If I am in the Military, What Do I Do if I Have Been Charged With a Crime?

GSA4Q. If I am in the Military, What Do I Do if I Have Been Charged With a Crime? 

The charge comes after the investigation, so the need for an attorneys kicks in sooner than that.

When you’re under investigation, keep your mouth shut. Don’t reply to texts that come out of the blue asking questions about the situation. Know that calls and texts might be recorded, and might be scripted by investigators. Conversations with friends, family, girlfriends, boyfriends – these aren’t privileged. In other words, it’s better to be paranoid than careless.

The government can turn any of those people into witnesses against you. And polygraphs are bogus. An offer of a polygraph examination is just another excuse to interrogate you. A polygraph exam is followed immediately by an interrogation, which the interrogator begins by telling you that you failed the examination. While the results of a polygraph aren’t usable in court, the prosecution can use statements made in that “post-poly” interrogation. Our advice to clients is simple: Never submit to a polygraph exam arranged by the cops or prosecutors.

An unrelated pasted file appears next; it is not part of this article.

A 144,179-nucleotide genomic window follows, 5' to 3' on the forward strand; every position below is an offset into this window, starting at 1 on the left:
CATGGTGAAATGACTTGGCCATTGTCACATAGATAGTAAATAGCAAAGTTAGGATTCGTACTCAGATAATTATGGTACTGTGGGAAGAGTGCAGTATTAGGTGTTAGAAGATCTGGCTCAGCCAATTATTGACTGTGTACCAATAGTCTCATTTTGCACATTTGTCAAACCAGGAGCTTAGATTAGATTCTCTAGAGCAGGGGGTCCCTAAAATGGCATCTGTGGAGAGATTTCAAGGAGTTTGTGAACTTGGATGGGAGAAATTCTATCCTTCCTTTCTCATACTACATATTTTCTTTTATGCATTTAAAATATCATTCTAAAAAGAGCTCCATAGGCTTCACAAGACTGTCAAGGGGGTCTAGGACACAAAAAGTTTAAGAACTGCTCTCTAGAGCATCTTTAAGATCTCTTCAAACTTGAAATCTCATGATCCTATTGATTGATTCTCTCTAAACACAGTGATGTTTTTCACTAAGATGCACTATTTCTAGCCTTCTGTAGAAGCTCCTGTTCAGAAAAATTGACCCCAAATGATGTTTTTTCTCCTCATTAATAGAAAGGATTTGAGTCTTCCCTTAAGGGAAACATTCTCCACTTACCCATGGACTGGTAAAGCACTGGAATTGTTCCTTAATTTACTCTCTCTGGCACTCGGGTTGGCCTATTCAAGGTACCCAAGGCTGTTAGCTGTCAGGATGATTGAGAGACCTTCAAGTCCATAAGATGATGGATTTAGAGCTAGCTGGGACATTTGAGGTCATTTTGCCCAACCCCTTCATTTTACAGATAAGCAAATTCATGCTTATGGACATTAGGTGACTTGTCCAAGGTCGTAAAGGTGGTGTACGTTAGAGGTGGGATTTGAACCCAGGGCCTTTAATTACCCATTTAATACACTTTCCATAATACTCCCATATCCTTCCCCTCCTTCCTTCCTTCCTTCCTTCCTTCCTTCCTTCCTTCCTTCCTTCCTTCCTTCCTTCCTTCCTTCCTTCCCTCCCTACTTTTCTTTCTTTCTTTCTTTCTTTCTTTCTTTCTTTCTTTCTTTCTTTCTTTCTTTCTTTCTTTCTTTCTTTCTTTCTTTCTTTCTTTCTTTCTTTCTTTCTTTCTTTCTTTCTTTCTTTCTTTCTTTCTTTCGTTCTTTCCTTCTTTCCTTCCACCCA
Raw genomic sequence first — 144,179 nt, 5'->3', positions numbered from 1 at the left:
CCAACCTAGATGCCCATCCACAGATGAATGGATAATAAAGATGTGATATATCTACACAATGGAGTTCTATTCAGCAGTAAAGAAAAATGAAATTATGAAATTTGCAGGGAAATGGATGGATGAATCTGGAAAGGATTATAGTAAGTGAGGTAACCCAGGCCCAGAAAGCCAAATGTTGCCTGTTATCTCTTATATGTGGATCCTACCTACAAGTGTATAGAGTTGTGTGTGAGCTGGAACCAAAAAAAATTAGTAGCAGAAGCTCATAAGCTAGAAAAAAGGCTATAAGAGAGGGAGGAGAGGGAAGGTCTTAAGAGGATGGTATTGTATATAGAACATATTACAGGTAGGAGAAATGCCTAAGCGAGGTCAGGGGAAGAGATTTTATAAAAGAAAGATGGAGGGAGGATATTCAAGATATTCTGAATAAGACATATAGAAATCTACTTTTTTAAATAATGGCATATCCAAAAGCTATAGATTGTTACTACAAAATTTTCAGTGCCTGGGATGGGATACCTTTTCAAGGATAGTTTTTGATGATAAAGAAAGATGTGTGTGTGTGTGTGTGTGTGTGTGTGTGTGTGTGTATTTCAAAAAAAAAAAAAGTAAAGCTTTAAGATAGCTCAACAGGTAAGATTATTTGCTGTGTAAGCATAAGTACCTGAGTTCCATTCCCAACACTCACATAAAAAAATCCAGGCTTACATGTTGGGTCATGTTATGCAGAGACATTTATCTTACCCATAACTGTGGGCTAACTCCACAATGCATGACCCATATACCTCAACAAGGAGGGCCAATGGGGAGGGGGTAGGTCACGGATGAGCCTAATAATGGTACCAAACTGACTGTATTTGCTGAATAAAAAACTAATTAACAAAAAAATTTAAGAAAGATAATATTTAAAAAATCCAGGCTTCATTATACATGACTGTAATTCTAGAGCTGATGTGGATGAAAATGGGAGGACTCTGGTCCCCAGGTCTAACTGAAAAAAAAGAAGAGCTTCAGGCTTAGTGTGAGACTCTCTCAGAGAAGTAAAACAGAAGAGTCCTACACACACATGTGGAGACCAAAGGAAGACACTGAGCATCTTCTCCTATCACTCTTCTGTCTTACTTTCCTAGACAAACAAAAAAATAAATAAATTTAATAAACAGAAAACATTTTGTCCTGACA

Once you’ve been charged, meet with your appointed attorney, discuss the evidence and the attorney’s plan, and get a feel for whether you want to bring in someone with more experience.

If you believe the JAG will not fulfill your needs, contact an experienced civilian military lawyer to take over your case.

Photo Credit: The U.S. Army via Compfight cc